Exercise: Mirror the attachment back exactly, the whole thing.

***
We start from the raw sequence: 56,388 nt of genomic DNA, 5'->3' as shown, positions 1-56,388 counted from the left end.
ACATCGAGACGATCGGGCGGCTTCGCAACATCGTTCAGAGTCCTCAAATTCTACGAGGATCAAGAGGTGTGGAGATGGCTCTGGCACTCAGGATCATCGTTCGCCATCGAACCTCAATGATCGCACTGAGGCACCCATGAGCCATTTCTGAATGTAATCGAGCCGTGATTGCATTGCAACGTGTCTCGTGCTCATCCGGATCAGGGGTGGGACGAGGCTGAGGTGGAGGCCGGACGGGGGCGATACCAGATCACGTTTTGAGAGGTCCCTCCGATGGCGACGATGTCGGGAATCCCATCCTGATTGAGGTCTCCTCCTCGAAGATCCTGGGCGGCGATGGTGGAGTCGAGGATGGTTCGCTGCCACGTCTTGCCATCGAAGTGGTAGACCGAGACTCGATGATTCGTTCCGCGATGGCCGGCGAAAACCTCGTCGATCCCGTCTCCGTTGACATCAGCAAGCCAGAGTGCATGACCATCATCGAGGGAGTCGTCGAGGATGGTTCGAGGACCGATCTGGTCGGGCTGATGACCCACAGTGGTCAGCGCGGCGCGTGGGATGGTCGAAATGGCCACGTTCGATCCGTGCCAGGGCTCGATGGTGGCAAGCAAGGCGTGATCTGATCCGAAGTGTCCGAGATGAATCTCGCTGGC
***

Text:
We start from the raw sequence: 56,388 nt of genomic DNA, 5'->3' as shown, positions 1-56,388 counted from the left end.
ACATCGAGACGATCGGGCGGCTTCGCAACATCGTTCAGAGTCCTCAAATTCTACGAGGATCAAGAGGTGTGGAGATGGCTCTGGCACTCAGGATCATCGTTCGCCATCGAACCTCAATGATCGCACTGAGGCACCCATGAGCCATTTCTGAATGTAATCGAGCCGTGATTGCATTGCAACGTGTCTCGTGCTCATCCGGATCAGGGGTGGGACGAGGCTGAGGTGGAGGCCGGACGGGGGCGATACCAGATCACGTTTTGAGAGGTCCCTCCGATGGCGACGATGTCGGGAATCCCATCCTGATTGAGGTCTCCTCCTCGAAGATCCTGGGCGGCGATGGTGGAGTCGAGGATGGTTCGCTGCCACGTCTTGCCATCGAAGTGGTAGACCGAGACTCGATGATTCGTTCCGCGATGGCCGGCGAAAACCTCGTCGATCCCGTCTCCGTTGACATCAGCAAGCCAGAGTGCATGACCATCATCGAGGGAGTCGTCGAGGATGGTTCGAGGACCGATCTGGTCGGGCTGATGACCCACAGTGGTCAGCGCGGCGCGTGGGATGGTCGAAATGGCCACGTTCGATCCGTGCCAGGGCTCGATGGTGGCAAGCAAGGCGTGATCTGATCCGAAGTGTCCGAGATGAATCTCGCTGGC